The Civil War, like the rest of the 19th century, was a male-dominated era, but some women managed to stand out. One was Mary Safford, who became "Cairo's Angel" to wounded and ill soldiers in that southern Illinois outpost.|
The most famous battlefield angel of Illinois was "Mother" Mary Ann Bickerdyke, of Galesburg, and rightfully so. But Safford worked tirelessly at her side, and the two women forged a close relationship, despite their differences in personality.
Safford was born in Vermont on Dec. 31, 1834, and her family moved to Crete, near Chicago, when she was 3. Her father died in 1848, followed by her mother's passing a year later. Safford returned to Vermont for schooling and spent a year after graduation studying French near Montreal. She then lived with a family of an educated German to study that language as well.
Safford later returned to Illinois and lived with a brother, successively residing in Joliet and Shawneetown before moving to Cairo in 1858. Her new city became strategically important to the Illinois war effort, and she drew upon her earlier care-giving experiences to serve as a volunteer nurse in the Cairo hospitals.
Safford soon became a daily fixture in the hospitals under Bickerdyke, an older, physically stronger woman who handled the worst of the work. The fragile Safford performed lighter duties, such as changing bed linens, spoon-feeding the incapacitated, reading aloud and writing letters home. The assertive Bickerdyke and the demure Safford quickly built a deep mutual respect, and each spoke highly of the other.
One onlooker wrote of Safford's "sweet, young face, full of benevolence, pleasant voice and winning manner (that) instate her in everyone's heart. Every sick and wounded soldier in Cairo knows and loves her, and as she enters the ward, every pale face brightens at her approach. She is performing a noble work ... in the quietest and most unconscious manner."
Safford also used her multilingual talents to converse with immigrant soldiers in their native tongues. She frequently fulfilled soldiers' requests for special meal items and treats, and she provided magazines, newspapers, games and handicrafts to help patients pass their time. On Christmas Day 1861, each ill soldier in every hospital received a small gift from Safford.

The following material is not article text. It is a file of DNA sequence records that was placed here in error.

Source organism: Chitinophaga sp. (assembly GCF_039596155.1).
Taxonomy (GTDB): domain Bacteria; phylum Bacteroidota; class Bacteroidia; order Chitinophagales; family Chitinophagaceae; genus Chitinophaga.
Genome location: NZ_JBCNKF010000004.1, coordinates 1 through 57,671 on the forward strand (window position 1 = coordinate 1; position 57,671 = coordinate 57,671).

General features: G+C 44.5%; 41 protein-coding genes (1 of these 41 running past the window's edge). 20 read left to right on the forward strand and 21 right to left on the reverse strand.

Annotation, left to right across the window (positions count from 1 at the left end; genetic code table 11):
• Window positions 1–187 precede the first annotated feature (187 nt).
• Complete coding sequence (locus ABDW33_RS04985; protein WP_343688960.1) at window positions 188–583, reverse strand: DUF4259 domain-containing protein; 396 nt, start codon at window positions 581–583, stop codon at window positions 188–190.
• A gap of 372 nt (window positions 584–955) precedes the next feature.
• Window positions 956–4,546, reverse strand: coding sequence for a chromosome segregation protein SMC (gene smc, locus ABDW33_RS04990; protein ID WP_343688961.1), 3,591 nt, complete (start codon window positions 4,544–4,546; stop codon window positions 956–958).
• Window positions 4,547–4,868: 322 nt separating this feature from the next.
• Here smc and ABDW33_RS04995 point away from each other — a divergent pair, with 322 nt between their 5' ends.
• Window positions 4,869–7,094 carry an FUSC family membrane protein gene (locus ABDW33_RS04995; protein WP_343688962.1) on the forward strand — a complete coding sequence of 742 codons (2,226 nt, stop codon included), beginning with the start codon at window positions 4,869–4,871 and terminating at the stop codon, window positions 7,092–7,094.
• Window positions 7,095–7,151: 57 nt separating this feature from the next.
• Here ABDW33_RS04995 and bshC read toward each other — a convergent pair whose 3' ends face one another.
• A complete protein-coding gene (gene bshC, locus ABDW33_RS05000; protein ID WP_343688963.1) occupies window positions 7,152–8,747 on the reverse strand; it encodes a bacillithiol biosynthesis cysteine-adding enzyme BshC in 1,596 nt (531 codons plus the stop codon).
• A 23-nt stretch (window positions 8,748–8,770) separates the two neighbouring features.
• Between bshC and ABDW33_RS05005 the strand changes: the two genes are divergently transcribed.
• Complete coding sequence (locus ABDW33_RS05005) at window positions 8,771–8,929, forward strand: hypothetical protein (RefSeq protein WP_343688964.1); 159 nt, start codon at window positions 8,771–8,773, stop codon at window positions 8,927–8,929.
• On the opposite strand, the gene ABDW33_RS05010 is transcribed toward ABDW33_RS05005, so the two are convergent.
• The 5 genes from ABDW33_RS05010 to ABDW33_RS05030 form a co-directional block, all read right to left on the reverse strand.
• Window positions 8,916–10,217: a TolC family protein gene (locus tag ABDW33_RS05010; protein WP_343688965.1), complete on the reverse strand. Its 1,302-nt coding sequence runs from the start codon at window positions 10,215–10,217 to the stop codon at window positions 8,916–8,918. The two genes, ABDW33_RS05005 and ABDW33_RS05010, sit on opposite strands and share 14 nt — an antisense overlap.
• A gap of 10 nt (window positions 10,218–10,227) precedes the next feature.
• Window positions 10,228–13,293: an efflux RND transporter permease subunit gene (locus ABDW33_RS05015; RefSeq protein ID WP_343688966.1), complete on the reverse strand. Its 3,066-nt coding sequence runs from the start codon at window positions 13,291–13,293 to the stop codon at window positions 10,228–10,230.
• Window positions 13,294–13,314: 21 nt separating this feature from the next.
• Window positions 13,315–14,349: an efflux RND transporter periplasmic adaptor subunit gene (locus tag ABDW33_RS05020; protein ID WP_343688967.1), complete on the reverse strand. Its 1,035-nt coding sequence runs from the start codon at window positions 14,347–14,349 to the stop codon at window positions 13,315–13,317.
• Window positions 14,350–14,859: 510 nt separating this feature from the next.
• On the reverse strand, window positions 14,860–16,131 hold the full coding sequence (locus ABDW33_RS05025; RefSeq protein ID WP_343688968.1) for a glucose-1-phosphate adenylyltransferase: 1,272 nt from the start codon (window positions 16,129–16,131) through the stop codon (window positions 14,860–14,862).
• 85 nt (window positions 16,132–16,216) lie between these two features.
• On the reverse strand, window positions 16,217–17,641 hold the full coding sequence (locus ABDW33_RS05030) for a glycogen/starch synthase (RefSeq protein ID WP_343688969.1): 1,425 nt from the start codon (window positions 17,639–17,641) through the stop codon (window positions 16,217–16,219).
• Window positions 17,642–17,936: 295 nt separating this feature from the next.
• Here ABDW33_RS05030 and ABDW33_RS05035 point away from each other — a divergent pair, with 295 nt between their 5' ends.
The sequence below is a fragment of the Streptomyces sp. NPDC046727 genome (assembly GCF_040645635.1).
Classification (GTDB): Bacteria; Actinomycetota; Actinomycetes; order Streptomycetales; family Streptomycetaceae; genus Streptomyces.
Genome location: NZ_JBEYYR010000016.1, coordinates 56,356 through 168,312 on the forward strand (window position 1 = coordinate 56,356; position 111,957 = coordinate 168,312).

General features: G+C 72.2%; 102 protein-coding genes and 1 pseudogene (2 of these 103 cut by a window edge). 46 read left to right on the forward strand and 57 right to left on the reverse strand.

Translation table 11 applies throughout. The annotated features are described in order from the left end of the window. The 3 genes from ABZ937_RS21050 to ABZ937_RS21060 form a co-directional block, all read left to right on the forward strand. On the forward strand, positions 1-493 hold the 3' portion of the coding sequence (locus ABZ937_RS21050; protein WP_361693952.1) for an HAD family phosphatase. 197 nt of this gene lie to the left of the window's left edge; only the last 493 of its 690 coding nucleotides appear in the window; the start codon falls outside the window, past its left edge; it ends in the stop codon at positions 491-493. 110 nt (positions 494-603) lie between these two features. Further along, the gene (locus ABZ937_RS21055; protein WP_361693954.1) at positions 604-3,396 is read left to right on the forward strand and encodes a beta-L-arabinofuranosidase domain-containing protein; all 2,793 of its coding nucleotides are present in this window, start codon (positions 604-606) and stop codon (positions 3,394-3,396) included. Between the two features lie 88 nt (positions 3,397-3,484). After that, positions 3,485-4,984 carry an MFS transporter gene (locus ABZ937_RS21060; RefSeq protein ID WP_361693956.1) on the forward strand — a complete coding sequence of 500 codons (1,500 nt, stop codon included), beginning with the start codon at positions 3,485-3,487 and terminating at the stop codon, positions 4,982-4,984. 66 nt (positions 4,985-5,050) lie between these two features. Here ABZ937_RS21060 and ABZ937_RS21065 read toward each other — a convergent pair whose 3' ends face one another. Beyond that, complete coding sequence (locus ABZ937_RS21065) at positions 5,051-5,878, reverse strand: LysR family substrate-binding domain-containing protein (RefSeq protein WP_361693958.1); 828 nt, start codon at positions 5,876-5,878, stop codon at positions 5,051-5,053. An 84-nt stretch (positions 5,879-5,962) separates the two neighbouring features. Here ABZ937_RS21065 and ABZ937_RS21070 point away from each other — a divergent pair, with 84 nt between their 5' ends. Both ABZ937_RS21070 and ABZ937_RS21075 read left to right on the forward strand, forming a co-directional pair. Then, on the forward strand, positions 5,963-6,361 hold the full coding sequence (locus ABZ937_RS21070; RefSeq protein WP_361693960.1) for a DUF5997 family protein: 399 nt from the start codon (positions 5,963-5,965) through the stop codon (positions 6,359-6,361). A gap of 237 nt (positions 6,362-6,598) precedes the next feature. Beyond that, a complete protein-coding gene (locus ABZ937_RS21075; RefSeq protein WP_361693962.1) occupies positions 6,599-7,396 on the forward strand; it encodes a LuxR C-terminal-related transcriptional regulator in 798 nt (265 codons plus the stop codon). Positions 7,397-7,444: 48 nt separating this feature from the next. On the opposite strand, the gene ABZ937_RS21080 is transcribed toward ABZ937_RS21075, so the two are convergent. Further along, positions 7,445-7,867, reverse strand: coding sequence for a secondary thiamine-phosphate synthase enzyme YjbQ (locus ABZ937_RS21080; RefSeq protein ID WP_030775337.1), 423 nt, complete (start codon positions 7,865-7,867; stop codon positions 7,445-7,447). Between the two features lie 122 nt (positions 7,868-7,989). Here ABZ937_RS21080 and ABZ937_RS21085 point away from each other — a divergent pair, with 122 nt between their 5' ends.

On her own volition, Safford traveled to the Belmont battlefield in November 1861 to move wounded men and accidentally was fired upon by Southern forces. She protected herself by tying her handkerchief to a stick as a "white flag."
She also worked endlessly to care for the battlefield wounded at Fort Donelson, but the fragile Safford eventually drove herself to exhaustion and was forced to return to Cairo. After a month of rest, she returned to help the numerous wounded men from Shiloh, but her health further declined, causing a more severe breakdown.
To regain her strength, Safford was sent on an extended tour of Europe, not returning until 1866. Not surprisingly, she later pursued a career in medicine, graduating from the New York Medical College for Women in 1869 before a period of surgical training in Vienna.
She later practiced in Chicago and taught at the Boston University School of Medicine before moving to Tarpon Springs, Fla., with her two adopted daughters. There, she lived with her brother, Anson, a two-term territorial governor of Arizona. Safford became one of the first female doctors in the state of Florida and was an active proponent of women's issues before and after her retirement in 1886. She died on Dec. 8, 1891.
Though overshadowed by Mother Bickerdyke, the story of the remarkable Mary Safford remains one of the most inspiring tales of the Civil War in Illinois.
Tom Emery is a freelance writer and researcher who lives in Carlinville, Ill. He may be reached at 217-710-8392 or email@example.com.
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